• Cheryl Anne Stapp

Pegleg's Lost Mine


Few things inflame men’s imaginations as the idea of a hidden fortune in gold— so the tale of Pegleg Smith and his lost gold mine has continued to thrill treasure-seekers for the better part of two centuries. Born Thomas Long Smith, but known to all as “Pegleg” from the day in 1827 he began wearing a wooden stump to replace his amputated lower left leg, Smith was a fur trapper in the southern Rockies. He was also a hard drinker, a brawler, a spinner of tall tales, and a skilled frontiersman who kept on trapping despite his disability. In 1828, Smith joined a small party to trap the lower Virgin and Colorado rivers, where beaver was still abundant. After accumulating a hefty pile of furs, the group decided that two of their party would go to Los Angeles to sell it; Smith and another trapper set out through a sun-parched, arid landscape with pack mules. According to Pegleg’s later account, he climbed to the top of a butte to search for signs of distant water, and found the whole hilltop covered with black-coated stones. Striking one against a larger piece exposed a yellow surface he thought might be copper, and he put some of the smaller pieces in his pocket. In Los Angeles the men sold their furs—and Pegleg claimed an assay of his rocks proved they were solid gold! Strangely, he wasn’t interested in going back to stake a claim because he had “other things to do.” These “things” included a bout of heavy drinking, a fight with a prominent citizen, and the earned enmity of the locals. Ordered to leave town, Pegleg embarked on a new career as a horse thief. He settled in Utah until the California Gold Rush lured him back, apparently reigniting his interest in locating the desert butte where he professed he had found the black-varnished gold twenty-one years earlier. In the autumn of 1850 Pegleg organized a party of prospectors in a fruitless search for his elusive mine. Five years later he tried again, but was again unsuccessful. He spent his last years in San Francisco, supported by friends and well supplied with whiskey, always eager to regale strangers with tales of his lost gold. When he died in October 1866, the legend only grew larger. Over the decades, many men have tried and failed to locate Pegleg’s lost mine: in western Imperial Valley, eastern San Diego County, the Santa Rosa Mountains, and in the twisted maze called the Borrego Badlands. Some, however, insist that it lies farther east in the Chocolate Mountains. Is Pegleg’s tale fact or fable? His lost gold may or may not exist, but legends die hard. #California #history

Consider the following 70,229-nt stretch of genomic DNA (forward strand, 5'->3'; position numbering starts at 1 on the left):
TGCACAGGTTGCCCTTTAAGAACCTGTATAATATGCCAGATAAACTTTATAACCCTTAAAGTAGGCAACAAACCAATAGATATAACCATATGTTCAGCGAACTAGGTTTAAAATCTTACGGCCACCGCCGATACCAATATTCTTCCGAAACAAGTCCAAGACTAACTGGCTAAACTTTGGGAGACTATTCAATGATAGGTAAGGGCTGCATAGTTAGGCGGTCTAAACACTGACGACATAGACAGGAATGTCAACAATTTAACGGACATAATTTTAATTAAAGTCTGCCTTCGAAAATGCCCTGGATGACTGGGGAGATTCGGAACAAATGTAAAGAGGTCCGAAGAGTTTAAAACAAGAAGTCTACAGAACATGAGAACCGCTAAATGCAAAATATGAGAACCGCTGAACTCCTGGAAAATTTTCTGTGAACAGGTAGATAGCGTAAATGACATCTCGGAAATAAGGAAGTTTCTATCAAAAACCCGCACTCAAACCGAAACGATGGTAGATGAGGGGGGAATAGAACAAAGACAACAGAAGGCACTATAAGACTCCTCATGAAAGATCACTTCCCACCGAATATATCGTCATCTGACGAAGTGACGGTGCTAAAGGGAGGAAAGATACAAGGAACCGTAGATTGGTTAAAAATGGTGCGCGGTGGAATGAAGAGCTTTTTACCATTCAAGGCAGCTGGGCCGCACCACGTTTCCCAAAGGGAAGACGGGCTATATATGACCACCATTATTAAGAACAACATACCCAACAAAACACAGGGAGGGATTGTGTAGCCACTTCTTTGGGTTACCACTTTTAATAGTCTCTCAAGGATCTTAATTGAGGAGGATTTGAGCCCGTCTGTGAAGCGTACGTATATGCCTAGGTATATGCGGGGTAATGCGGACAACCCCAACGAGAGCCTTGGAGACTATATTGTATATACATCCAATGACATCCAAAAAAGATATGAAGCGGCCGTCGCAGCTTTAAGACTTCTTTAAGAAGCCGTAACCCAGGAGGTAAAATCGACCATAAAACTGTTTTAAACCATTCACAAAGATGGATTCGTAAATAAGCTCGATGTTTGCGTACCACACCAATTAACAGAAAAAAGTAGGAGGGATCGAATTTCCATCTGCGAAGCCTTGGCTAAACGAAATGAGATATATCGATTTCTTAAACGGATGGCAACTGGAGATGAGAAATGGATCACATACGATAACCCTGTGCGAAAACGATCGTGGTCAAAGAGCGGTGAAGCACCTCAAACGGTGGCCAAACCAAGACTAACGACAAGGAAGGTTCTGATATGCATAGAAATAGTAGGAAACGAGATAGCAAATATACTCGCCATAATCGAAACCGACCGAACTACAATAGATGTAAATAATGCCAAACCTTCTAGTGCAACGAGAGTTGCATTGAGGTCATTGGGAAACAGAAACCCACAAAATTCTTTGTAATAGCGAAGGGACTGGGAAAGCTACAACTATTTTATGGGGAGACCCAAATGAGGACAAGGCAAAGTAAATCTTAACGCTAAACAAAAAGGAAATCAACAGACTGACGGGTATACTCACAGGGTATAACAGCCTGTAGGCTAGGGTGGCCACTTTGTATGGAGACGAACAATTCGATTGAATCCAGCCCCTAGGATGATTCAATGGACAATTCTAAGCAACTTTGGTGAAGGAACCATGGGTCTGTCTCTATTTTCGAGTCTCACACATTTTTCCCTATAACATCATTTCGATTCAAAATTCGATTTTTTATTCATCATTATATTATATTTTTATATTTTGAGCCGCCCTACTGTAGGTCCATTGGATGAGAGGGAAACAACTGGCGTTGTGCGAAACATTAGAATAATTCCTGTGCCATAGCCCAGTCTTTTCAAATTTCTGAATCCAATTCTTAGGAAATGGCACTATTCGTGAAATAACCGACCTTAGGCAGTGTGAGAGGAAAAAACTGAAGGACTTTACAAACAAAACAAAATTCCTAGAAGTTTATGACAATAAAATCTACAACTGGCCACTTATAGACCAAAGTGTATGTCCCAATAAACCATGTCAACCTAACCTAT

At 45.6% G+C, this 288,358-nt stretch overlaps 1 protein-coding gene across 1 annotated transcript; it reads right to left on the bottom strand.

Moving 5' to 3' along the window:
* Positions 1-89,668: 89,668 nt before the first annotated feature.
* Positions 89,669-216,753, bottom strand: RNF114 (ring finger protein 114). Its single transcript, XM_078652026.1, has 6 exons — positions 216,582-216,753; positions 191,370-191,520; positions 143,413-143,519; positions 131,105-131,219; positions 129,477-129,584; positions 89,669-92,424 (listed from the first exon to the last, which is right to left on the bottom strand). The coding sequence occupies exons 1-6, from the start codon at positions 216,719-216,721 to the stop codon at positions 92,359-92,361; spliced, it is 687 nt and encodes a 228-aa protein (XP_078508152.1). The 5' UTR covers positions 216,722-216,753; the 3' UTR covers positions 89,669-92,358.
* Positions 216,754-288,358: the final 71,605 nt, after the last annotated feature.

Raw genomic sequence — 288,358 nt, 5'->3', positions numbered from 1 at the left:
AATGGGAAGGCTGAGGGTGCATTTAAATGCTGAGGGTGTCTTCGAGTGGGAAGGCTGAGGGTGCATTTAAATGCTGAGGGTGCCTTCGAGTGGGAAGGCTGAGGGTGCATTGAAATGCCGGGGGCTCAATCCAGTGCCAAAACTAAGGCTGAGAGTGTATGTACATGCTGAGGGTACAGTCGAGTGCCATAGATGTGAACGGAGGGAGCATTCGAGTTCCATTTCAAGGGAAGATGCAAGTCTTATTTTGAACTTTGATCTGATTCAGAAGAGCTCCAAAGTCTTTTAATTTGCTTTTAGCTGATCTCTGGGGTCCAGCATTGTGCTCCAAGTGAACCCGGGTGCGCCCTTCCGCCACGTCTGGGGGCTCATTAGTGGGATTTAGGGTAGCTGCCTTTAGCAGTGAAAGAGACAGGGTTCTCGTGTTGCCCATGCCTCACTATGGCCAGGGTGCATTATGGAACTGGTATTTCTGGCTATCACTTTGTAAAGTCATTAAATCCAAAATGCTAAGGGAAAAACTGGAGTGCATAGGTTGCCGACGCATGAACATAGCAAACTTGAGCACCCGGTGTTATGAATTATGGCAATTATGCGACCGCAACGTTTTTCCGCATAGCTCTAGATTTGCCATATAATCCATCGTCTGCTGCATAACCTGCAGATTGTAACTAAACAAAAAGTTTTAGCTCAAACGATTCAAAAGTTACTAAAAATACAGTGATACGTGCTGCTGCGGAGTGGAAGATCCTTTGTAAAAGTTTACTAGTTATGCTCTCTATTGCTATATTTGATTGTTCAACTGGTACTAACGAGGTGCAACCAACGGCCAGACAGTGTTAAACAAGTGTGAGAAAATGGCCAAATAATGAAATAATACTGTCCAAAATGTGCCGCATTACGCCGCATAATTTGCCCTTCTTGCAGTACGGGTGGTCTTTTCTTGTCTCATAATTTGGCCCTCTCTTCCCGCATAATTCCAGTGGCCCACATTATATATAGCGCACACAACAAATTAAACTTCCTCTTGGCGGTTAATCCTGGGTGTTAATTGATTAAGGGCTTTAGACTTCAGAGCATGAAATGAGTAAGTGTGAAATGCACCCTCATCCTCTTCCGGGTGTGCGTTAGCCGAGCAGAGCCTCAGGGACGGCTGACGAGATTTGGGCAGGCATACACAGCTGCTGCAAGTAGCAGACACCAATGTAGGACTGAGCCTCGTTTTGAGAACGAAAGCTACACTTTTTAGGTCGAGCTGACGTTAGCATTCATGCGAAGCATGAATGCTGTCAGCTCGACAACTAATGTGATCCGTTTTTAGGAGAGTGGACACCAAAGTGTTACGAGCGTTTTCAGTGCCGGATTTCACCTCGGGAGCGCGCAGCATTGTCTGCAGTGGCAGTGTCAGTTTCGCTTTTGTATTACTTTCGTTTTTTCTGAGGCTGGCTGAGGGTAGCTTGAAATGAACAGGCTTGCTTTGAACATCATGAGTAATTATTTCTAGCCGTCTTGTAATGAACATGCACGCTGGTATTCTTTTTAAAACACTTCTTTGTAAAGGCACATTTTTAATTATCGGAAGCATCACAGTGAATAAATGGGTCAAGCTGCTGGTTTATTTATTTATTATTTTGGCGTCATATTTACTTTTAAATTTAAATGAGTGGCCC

© 2019 by Cheryl Anne Stapp. 

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